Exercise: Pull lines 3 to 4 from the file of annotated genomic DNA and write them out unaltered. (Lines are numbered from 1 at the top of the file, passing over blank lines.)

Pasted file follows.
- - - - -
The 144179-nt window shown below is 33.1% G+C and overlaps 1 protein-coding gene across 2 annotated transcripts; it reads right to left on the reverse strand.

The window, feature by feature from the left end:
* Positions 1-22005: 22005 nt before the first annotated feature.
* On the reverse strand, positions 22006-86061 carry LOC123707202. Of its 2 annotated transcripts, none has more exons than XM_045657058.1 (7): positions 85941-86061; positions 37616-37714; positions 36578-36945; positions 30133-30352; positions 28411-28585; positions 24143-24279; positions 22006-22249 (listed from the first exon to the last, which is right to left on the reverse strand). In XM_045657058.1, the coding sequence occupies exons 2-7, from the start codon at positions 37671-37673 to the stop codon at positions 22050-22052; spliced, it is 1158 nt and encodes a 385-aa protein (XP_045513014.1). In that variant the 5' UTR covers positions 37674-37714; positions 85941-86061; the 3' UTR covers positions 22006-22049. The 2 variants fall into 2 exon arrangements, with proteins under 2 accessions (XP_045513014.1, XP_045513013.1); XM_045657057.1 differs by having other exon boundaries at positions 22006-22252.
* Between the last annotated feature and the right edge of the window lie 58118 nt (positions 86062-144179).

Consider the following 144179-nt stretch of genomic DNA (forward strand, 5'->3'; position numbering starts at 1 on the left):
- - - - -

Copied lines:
* Positions 1-22005: 22005 nt before the first annotated feature.
* On the reverse strand, positions 22006-86061 carry LOC123707202. Of its 2 annotated transcripts, none has more exons than XM_045657058.1 (7): positions 85941-86061; positions 37616-37714; positions 36578-36945; positions 30133-30352; positions 28411-28585; positions 24143-24279; positions 22006-22249 (listed from the first exon to the last, which is right to left on the reverse strand). In XM_045657058.1, the coding sequence occupies exons 2-7, from the start codon at positions 37671-37673 to the stop codon at positions 22050-22052; spliced, it is 1158 nt and encodes a 385-aa protein (XP_045513014.1). In that variant the 5' UTR covers positions 37674-37714; positions 85941-86061; the 3' UTR covers positions 22006-22049. The 2 variants fall into 2 exon arrangements, with proteins under 2 accessions (XP_045513014.1, XP_045513013.1); XM_045657057.1 differs by having other exon boundaries at positions 22006-22252.